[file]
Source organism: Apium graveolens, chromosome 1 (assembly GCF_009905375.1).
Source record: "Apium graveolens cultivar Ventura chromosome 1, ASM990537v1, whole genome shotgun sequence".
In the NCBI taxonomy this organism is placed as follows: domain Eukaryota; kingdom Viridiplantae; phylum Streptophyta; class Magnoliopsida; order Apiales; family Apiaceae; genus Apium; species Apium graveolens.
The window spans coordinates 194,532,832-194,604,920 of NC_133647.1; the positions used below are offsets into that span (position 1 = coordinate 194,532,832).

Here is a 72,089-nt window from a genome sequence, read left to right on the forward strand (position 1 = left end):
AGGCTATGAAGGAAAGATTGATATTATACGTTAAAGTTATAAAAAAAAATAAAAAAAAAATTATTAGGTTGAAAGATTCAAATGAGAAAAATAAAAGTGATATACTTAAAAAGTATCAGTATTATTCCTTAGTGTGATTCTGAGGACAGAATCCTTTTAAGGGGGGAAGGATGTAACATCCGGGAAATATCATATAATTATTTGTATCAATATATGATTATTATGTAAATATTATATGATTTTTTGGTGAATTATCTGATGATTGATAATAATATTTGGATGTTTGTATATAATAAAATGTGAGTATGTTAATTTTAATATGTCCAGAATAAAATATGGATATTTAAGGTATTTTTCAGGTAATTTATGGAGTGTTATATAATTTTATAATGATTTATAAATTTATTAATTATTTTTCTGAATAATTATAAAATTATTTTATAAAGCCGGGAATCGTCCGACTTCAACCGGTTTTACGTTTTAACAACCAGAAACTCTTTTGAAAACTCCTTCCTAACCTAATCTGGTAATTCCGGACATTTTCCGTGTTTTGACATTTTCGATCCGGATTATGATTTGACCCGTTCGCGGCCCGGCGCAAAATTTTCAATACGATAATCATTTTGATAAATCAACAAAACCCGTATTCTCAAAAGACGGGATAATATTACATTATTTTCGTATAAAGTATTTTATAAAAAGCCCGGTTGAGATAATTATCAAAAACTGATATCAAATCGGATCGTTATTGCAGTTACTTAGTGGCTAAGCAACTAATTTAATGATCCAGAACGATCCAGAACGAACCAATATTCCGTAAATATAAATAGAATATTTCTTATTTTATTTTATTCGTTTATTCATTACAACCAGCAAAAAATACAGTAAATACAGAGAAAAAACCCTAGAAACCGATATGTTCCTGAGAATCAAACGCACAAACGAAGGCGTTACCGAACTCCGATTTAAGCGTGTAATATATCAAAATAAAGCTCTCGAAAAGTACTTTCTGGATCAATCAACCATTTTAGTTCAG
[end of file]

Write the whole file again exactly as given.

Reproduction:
Source organism: Apium graveolens, chromosome 1 (assembly GCF_009905375.1).
Source record: "Apium graveolens cultivar Ventura chromosome 1, ASM990537v1, whole genome shotgun sequence".
In the NCBI taxonomy this organism is placed as follows: domain Eukaryota; kingdom Viridiplantae; phylum Streptophyta; class Magnoliopsida; order Apiales; family Apiaceae; genus Apium; species Apium graveolens.
The window spans coordinates 194,532,832-194,604,920 of NC_133647.1; the positions used below are offsets into that span (position 1 = coordinate 194,532,832).

Here is a 72,089-nt window from a genome sequence, read left to right on the forward strand (position 1 = left end):
AGGCTATGAAGGAAAGATTGATATTATACGTTAAAGTTATAAAAAAAAATAAAAAAAAAATTATTAGGTTGAAAGATTCAAATGAGAAAAATAAAAGTGATATACTTAAAAAGTATCAGTATTATTCCTTAGTGTGATTCTGAGGACAGAATCCTTTTAAGGGGGGAAGGATGTAACATCCGGGAAATATCATATAATTATTTGTATCAATATATGATTATTATGTAAATATTATATGATTTTTTGGTGAATTATCTGATGATTGATAATAATATTTGGATGTTTGTATATAATAAAATGTGAGTATGTTAATTTTAATATGTCCAGAATAAAATATGGATATTTAAGGTATTTTTCAGGTAATTTATGGAGTGTTATATAATTTTATAATGATTTATAAATTTATTAATTATTTTTCTGAATAATTATAAAATTATTTTATAAAGCCGGGAATCGTCCGACTTCAACCGGTTTTACGTTTTAACAACCAGAAACTCTTTTGAAAACTCCTTCCTAACCTAATCTGGTAATTCCGGACATTTTCCGTGTTTTGACATTTTCGATCCGGATTATGATTTGACCCGTTCGCGGCCCGGCGCAAAATTTTCAATACGATAATCATTTTGATAAATCAACAAAACCCGTATTCTCAAAAGACGGGATAATATTACATTATTTTCGTATAAAGTATTTTATAAAAAGCCCGGTTGAGATAATTATCAAAAACTGATATCAAATCGGATCGTTATTGCAGTTACTTAGTGGCTAAGCAACTAATTTAATGATCCAGAACGATCCAGAACGAACCAATATTCCGTAAATATAAATAGAATATTTCTTATTTTATTTTATTCGTTTATTCATTACAACCAGCAAAAAATACAGTAAATACAGAGAAAAAACCCTAGAAACCGATATGTTCCTGAGAATCAAACGCACAAACGAAGGCGTTACCGAACTCCGATTTAAGCGTGTAATATATCAAAATAAAGCTCTCGAAAAGTACTTTCTGGATCAATCAACCATTTTAGTTCAG